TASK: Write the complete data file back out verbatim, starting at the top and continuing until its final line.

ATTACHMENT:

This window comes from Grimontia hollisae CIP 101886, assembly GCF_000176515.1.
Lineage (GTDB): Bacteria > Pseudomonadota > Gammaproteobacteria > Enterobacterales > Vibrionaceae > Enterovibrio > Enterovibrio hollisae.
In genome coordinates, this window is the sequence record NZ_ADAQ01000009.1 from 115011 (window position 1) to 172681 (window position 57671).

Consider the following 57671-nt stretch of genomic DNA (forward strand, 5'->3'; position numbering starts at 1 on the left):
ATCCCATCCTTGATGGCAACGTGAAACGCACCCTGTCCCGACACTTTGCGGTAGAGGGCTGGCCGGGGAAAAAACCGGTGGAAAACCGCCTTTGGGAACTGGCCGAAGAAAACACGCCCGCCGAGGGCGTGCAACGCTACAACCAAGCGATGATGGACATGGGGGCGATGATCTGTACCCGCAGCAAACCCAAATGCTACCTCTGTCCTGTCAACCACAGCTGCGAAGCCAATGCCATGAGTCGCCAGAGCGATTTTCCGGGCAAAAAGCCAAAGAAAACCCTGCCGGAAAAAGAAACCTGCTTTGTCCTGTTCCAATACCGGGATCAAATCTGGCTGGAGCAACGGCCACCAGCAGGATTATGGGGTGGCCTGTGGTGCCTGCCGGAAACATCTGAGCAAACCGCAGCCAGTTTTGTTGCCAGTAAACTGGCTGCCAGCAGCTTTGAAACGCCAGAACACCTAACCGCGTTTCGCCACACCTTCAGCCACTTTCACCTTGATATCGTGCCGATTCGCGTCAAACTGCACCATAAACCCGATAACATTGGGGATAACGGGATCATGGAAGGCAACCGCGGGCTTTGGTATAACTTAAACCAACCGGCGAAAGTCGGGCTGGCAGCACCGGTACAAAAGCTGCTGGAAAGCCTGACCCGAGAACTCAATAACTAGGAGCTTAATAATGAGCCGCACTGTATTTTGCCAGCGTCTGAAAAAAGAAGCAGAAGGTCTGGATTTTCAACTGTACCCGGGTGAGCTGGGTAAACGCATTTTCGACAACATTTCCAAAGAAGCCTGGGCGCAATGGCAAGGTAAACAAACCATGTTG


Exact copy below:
This window comes from Grimontia hollisae CIP 101886, assembly GCF_000176515.1.
Lineage (GTDB): Bacteria > Pseudomonadota > Gammaproteobacteria > Enterobacterales > Vibrionaceae > Enterovibrio > Enterovibrio hollisae.
In genome coordinates, this window is the sequence record NZ_ADAQ01000009.1 from 115011 (window position 1) to 172681 (window position 57671).

Consider the following 57671-nt stretch of genomic DNA (forward strand, 5'->3'; position numbering starts at 1 on the left):
ATCCCATCCTTGATGGCAACGTGAAACGCACCCTGTCCCGACACTTTGCGGTAGAGGGCTGGCCGGGGAAAAAACCGGTGGAAAACCGCCTTTGGGAACTGGCCGAAGAAAACACGCCCGCCGAGGGCGTGCAACGCTACAACCAAGCGATGATGGACATGGGGGCGATGATCTGTACCCGCAGCAAACCCAAATGCTACCTCTGTCCTGTCAACCACAGCTGCGAAGCCAATGCCATGAGTCGCCAGAGCGATTTTCCGGGCAAAAAGCCAAAGAAAACCCTGCCGGAAAAAGAAACCTGCTTTGTCCTGTTCCAATACCGGGATCAAATCTGGCTGGAGCAACGGCCACCAGCAGGATTATGGGGTGGCCTGTGGTGCCTGCCGGAAACATCTGAGCAAACCGCAGCCAGTTTTGTTGCCAGTAAACTGGCTGCCAGCAGCTTTGAAACGCCAGAACACCTAACCGCGTTTCGCCACACCTTCAGCCACTTTCACCTTGATATCGTGCCGATTCGCGTCAAACTGCACCATAAACCCGATAACATTGGGGATAACGGGATCATGGAAGGCAACCGCGGGCTTTGGTATAACTTAAACCAACCGGCGAAAGTCGGGCTGGCAGCACCGGTACAAAAGCTGCTGGAAAGCCTGACCCGAGAACTCAATAACTAGGAGCTTAATAATGAGCCGCACTGTATTTTGCCAGCGTCTGAAAAAAGAAGCAGAAGGTCTGGATTTTCAACTGTACCCGGGTGAGCTGGGTAAACGCATTTTCGACAACATTTCCAAAGAAGCCTGGGCGCAATGGCAAGGTAAACAAACCATGTTG